Sonia Killmann is a Glasgow based composer and multi-media artist from Belgium. Sonia is also a saxophone player and performs with her duo Failed System Test.
Sonia took part in the 2020 IpiSoundlab which is run in partnership with the International Percussion Institute and more
recently Sonia was commissioned to write a new work for local new music ensemble Any Enemy which was premiered at soundfestival 2021.
What stage are you at in your career right now?
After graduating from the Royal Conservatoire of Scotland, I am just starting to find my feet as a freelancer and composer. I feel like being at such an early stage in my career is a big advantage, since it allows me to really explore who I am as an artist outside of academia.
Tell us about a favourite piece of music that you have written.
My favourite classical piece I have ever written, was my final piece (Ripples) that was performed by the studio collective at the Royal Conservatoire of Scotland. Since I am a composer who explores electronic music and audiovisual media, as well as classical music, I have always found it difficult to merge these differing sides of my practice. When writing “Ripples” I took on the challenge to transcribe electronic effects, such as delay, reverb and distortion, which were then translated into a purely acoustic environment. It was important to me that the piece remained organic and that the mimicking of electronic effects didn’t seem forced, which is why the performers received written cues that used natural imagery, mentioning water, wind and landscapes. While the piece was originally inspired by my electronic music, it became its own entity and allowed me to explore various extended techniques and new sonic worlds through string instruments. The piece was recorded and performed as part of the 2021 online PLUG festival.
Were you involved in any special musical or compositional projects during lockdown?
During lockdown I was fortunate enough to have been able to work on some online projects with the postgraduate festival organisation Sound Though, with which we organised some online concerts during 2020 and 2021. In addition, together with Aidan Lochrin, we found a way to write and record two EPs remotely online with our saxophone and bass duo “Failed System Test”. This was a great achievement for me, since it enabled me to practice new things on the saxophone during the pandemic. In addition, my piece “Them! There! Eyes?” was premiered as part of Cryptic Glasgow’s Sonic Bites series in February 2021, which has opened doors for me to perform this audiovisual piece live since lockdown has eased.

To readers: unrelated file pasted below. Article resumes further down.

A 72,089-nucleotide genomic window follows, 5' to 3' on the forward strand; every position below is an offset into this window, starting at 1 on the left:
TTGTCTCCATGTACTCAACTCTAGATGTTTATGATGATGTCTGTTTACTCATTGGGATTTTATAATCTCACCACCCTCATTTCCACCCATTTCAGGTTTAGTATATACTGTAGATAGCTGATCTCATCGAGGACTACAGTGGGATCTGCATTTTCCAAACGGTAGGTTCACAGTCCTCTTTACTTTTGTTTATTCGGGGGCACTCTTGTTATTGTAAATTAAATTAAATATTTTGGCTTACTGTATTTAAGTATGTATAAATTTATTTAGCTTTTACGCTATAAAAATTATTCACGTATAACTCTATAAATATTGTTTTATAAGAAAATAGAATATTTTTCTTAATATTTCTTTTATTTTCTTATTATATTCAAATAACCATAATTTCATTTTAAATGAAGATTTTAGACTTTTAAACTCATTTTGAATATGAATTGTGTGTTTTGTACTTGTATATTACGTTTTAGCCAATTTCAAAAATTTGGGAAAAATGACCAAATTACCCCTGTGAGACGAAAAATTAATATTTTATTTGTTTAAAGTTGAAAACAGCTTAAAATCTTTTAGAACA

Which composer (dead or alive) has most inspired you and why?
I am incredibly inspired by people, such as Pauline Oliveros, Meredith Monk and Kaitlyn Aurelia Smith. All three of these composers use quite different mediums when composing but use deep listening as a way to express themselves and create sound. Since graduating from my masters in composition, I have tried to bring deep listening into the foreground of my practice too. I do this also by transcribing field recordings and connecting with the sounds of nature through instrumentation. I hope to create a connection between the listener and the environment to create immersive and meditative experiences, as well as emphasize the importance of forming a new relationship with our environment in order to preserve it. Viewing nature as our equal, much like the way that the Austrian artist Friedensreich Hundertwasser once did*, will change the way we treat it.
*For context: Hundertwasser was an architect who also created buildings that merged with trees and nature. If someone wanted to live in a building of his, they would have to sign a lease that stated that the tree growing through the living room was a tenant with equal rights to the human cohabiter.
What would you consider to be a dream commission?
I have always wanted to compose music for visual media and film. If I had the chance to create the sound design for a show like Twin Peaks by David Lynch it would probably be my dream come true. However, I’ve recently been given a lot of opportunities in my career that I hadn’t considered or expected before. For instance, I have started doing purely visual work for a Classical Immersion show at Sage Gateshead with the Royal Northern Sinfonia. This was a lot of fun to work on, even though I had never before considered only creating visuals. I have also collaborated with some Scottish Ballet dancers, such as Constant Vigier and Jamiel Laurence, which was equally unexpected and amazing. As a result I have been looking at the future of my career with less of a clear goal and have decided to enjoy experiencing the journey of what doors might open next for me, if that makes sense.
What do you do to take your mind off composing?
I mainly listen to audiobooks when I’m not composing or create radio mixes from tracks that my friends created. Sometimes these get played on Clydebuilt Radio in Glasgow, which is great!
If you could describe your work in three words, what would they be?
Environmental Sonic Exploration
What music have you been listening to lately that you would recommend to others?
Again, I am going to use this question to give a little shout out to my friends who I like to bop to every once in a while!
- Neurotrash - https://www.youtube.com/watch?v=Td6DK7VJiDQ
- Gaia Complex - https://gaiacomplex.bandcamp.com
- Imo_lu - https://www.youtube.com/watch?v=1pxMhS6Qgcc
- Misread - https://open.spotify.com/artist/4YI6R6xFWARhykcLFhtElp?si=zgQ0ICNkQ5CIMLcc-PUC-A&nd=1
Also, the work of my collaborators and friends Rylan Gleave and Simone Seales is amazing – please check them out!
Click the links below to follow Sonia and listen to some of her music: